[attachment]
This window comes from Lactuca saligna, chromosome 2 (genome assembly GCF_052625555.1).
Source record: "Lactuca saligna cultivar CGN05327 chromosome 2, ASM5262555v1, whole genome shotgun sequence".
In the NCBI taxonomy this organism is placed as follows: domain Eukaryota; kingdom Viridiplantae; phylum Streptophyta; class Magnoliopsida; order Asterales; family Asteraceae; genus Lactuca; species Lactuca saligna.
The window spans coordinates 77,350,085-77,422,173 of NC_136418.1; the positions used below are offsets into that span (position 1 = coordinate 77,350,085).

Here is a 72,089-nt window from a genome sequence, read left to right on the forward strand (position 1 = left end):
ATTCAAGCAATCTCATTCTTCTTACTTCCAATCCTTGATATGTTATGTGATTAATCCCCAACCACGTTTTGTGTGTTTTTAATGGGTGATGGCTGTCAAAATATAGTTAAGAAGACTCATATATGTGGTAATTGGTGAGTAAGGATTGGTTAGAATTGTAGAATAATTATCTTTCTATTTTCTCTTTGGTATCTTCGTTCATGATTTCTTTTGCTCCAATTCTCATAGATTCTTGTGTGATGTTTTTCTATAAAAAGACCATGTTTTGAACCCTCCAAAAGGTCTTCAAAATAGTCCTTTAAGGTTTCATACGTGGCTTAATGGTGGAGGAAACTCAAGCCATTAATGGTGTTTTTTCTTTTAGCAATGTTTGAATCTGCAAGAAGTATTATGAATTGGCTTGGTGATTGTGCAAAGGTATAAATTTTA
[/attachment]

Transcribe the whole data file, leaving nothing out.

This window comes from Lactuca saligna, chromosome 2 (genome assembly GCF_052625555.1).
Source record: "Lactuca saligna cultivar CGN05327 chromosome 2, ASM5262555v1, whole genome shotgun sequence".
In the NCBI taxonomy this organism is placed as follows: domain Eukaryota; kingdom Viridiplantae; phylum Streptophyta; class Magnoliopsida; order Asterales; family Asteraceae; genus Lactuca; species Lactuca saligna.
The window spans coordinates 77,350,085-77,422,173 of NC_136418.1; the positions used below are offsets into that span (position 1 = coordinate 77,350,085).

Here is a 72,089-nt window from a genome sequence, read left to right on the forward strand (position 1 = left end):
ATTCAAGCAATCTCATTCTTCTTACTTCCAATCCTTGATATGTTATGTGATTAATCCCCAACCACGTTTTGTGTGTTTTTAATGGGTGATGGCTGTCAAAATATAGTTAAGAAGACTCATATATGTGGTAATTGGTGAGTAAGGATTGGTTAGAATTGTAGAATAATTATCTTTCTATTTTCTCTTTGGTATCTTCGTTCATGATTTCTTTTGCTCCAATTCTCATAGATTCTTGTGTGATGTTTTTCTATAAAAAGACCATGTTTTGAACCCTCCAAAAGGTCTTCAAAATAGTCCTTTAAGGTTTCATACGTGGCTTAATGGTGGAGGAAACTCAAGCCATTAATGGTGTTTTTTCTTTTAGCAATGTTTGAATCTGCAAGAAGTATTATGAATTGGCTTGGTGATTGTGCAAAGGTATAAATTTTA